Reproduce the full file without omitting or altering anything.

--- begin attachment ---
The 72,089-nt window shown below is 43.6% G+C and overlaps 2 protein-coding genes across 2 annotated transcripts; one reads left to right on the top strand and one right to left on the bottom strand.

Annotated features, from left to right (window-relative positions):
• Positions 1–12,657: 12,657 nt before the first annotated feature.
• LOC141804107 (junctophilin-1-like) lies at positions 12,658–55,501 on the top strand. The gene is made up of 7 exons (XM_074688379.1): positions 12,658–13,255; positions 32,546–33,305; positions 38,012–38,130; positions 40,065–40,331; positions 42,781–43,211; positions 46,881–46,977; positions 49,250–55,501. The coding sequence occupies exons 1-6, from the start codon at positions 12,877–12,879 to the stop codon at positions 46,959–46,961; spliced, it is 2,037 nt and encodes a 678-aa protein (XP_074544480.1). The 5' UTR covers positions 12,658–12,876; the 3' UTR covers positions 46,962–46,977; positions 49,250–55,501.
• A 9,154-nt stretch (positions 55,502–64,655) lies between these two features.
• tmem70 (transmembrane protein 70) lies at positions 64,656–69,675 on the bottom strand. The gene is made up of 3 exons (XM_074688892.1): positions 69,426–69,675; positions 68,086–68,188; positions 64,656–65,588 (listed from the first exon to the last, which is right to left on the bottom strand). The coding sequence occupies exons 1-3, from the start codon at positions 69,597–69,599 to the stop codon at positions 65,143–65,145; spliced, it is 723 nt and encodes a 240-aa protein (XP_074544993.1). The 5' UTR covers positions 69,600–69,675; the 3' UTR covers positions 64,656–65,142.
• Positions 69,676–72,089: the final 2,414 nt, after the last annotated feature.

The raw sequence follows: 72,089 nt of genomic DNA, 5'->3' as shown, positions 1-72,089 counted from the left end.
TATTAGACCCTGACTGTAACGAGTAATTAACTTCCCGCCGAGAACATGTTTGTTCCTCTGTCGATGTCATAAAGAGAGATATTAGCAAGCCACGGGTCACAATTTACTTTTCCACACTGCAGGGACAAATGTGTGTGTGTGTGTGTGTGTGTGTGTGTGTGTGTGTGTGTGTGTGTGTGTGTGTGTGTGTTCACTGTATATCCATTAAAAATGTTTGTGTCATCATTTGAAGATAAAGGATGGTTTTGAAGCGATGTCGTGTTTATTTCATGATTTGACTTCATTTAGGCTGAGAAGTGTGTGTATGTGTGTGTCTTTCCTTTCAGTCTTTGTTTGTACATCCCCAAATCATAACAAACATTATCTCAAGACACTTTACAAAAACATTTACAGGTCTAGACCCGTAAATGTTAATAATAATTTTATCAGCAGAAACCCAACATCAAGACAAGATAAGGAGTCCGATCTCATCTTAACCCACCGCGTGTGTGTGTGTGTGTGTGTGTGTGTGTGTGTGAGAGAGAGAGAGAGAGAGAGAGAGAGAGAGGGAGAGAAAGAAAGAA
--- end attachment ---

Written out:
The 72,089-nt window shown below is 43.6% G+C and overlaps 2 protein-coding genes across 2 annotated transcripts; one reads left to right on the top strand and one right to left on the bottom strand.

Annotated features, from left to right (window-relative positions):
• Positions 1–12,657: 12,657 nt before the first annotated feature.
• LOC141804107 (junctophilin-1-like) lies at positions 12,658–55,501 on the top strand. The gene is made up of 7 exons (XM_074688379.1): positions 12,658–13,255; positions 32,546–33,305; positions 38,012–38,130; positions 40,065–40,331; positions 42,781–43,211; positions 46,881–46,977; positions 49,250–55,501. The coding sequence occupies exons 1-6, from the start codon at positions 12,877–12,879 to the stop codon at positions 46,959–46,961; spliced, it is 2,037 nt and encodes a 678-aa protein (XP_074544480.1). The 5' UTR covers positions 12,658–12,876; the 3' UTR covers positions 46,962–46,977; positions 49,250–55,501.
• A 9,154-nt stretch (positions 55,502–64,655) lies between these two features.
• tmem70 (transmembrane protein 70) lies at positions 64,656–69,675 on the bottom strand. The gene is made up of 3 exons (XM_074688892.1): positions 69,426–69,675; positions 68,086–68,188; positions 64,656–65,588 (listed from the first exon to the last, which is right to left on the bottom strand). The coding sequence occupies exons 1-3, from the start codon at positions 69,597–69,599 to the stop codon at positions 65,143–65,145; spliced, it is 723 nt and encodes a 240-aa protein (XP_074544993.1). The 5' UTR covers positions 69,600–69,675; the 3' UTR covers positions 64,656–65,142.
• Positions 69,676–72,089: the final 2,414 nt, after the last annotated feature.

The raw sequence follows: 72,089 nt of genomic DNA, 5'->3' as shown, positions 1-72,089 counted from the left end.
TATTAGACCCTGACTGTAACGAGTAATTAACTTCCCGCCGAGAACATGTTTGTTCCTCTGTCGATGTCATAAAGAGAGATATTAGCAAGCCACGGGTCACAATTTACTTTTCCACACTGCAGGGACAAATGTGTGTGTGTGTGTGTGTGTGTGTGTGTGTGTGTGTGTGTGTGTGTGTGTGTGTGTGTGTTCACTGTATATCCATTAAAAATGTTTGTGTCATCATTTGAAGATAAAGGATGGTTTTGAAGCGATGTCGTGTTTATTTCATGATTTGACTTCATTTAGGCTGAGAAGTGTGTGTATGTGTGTGTCTTTCCTTTCAGTCTTTGTTTGTACATCCCCAAATCATAACAAACATTATCTCAAGACACTTTACAAAAACATTTACAGGTCTAGACCCGTAAATGTTAATAATAATTTTATCAGCAGAAACCCAACATCAAGACAAGATAAGGAGTCCGATCTCATCTTAACCCACCGCGTGTGTGTGTGTGTGTGTGTGTGTGTGTGTGTGAGAGAGAGAGAGAGAGAGAGAGAGAGAGAGGGAGAGAAAGAAAGAA